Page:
This is the Woodlouse Hunter (Dysdera crocata). There is only one species in North America in the family Dysderidae, and you're looking at it. It's called the Woodlouse Hunter because it prefers to eat terrestrial crustaceans such as pill bugs, which belong to the woodlouse family Armadillidium (ooo say that name out loud!). The spider will eat other things in captivity. I haven't yet found any pill bugs to feed this one, but it is taking crickets.
The spider is introduced from Europe and Asia, as are many of the woodlice they eat. They can apparently be found over much of North America. I'm reading that they take a year and a half to mature and can live another two or three years after that in captivity — that's twice as long as the average spider. This one is immature. It's also missing a leg, which will grow back a little in subsequent molts.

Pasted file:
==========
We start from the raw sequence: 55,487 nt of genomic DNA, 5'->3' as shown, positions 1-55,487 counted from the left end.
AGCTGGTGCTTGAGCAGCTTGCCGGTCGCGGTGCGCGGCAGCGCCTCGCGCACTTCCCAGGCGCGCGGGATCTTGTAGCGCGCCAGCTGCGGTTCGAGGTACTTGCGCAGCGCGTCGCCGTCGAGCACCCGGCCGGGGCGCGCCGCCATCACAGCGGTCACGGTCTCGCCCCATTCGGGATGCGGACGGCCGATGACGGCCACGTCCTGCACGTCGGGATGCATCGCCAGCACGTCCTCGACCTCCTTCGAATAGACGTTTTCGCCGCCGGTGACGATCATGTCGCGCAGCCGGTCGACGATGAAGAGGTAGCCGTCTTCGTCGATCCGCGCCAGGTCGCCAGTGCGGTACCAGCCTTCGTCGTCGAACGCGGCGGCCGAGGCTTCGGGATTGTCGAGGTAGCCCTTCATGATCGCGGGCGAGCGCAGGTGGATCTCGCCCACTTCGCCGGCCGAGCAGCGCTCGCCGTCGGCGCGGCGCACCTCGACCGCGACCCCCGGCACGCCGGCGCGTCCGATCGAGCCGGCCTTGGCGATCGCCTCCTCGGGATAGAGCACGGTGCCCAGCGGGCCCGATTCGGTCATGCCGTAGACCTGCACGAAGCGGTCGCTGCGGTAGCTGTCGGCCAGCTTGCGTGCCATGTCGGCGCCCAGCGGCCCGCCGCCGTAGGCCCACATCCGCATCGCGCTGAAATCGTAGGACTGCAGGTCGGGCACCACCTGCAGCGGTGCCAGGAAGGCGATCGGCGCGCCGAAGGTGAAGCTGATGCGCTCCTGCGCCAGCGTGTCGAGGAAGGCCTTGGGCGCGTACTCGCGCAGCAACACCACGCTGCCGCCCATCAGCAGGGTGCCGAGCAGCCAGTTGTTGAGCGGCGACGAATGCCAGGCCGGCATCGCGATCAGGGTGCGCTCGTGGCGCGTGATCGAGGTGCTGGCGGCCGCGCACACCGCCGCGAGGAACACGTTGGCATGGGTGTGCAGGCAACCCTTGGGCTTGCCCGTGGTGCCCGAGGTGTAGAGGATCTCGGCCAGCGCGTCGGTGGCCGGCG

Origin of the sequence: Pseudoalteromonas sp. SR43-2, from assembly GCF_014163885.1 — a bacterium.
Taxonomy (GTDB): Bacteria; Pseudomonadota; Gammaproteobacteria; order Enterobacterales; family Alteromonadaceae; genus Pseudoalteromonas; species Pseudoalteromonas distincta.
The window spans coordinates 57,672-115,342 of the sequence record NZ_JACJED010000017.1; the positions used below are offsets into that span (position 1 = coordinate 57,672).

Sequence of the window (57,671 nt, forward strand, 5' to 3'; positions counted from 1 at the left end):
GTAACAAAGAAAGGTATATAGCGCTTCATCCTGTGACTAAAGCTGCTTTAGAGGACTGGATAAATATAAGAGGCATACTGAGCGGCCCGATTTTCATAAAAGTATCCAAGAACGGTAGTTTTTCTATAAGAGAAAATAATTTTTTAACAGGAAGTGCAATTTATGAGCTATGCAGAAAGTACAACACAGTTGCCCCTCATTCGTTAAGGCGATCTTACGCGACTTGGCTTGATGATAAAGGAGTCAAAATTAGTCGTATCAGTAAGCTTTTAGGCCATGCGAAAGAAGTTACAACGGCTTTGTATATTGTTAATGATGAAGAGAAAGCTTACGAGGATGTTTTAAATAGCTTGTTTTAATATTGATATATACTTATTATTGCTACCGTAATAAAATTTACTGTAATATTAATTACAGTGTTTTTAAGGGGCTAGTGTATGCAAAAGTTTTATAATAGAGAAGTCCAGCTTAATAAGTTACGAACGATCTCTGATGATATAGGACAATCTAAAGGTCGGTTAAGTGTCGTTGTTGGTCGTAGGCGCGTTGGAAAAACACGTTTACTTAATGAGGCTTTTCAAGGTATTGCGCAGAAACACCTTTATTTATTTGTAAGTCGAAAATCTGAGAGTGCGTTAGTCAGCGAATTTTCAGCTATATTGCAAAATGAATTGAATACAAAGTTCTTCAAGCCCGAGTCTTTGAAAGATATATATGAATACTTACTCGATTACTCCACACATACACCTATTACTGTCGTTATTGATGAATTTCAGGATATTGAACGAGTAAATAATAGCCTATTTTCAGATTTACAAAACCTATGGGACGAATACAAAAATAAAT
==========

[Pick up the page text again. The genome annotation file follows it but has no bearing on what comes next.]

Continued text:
Those long, heavy cones projecting out of its face are chelicerae. Each chelicera has teeth and a fang at the end. The spider chews its food by pulling the food into the teeth with its fangs. It's unusual for spiders that aren't closely related to tarantulas (the mygalomorphs) to have such forward-projecting chelicera, but there are some.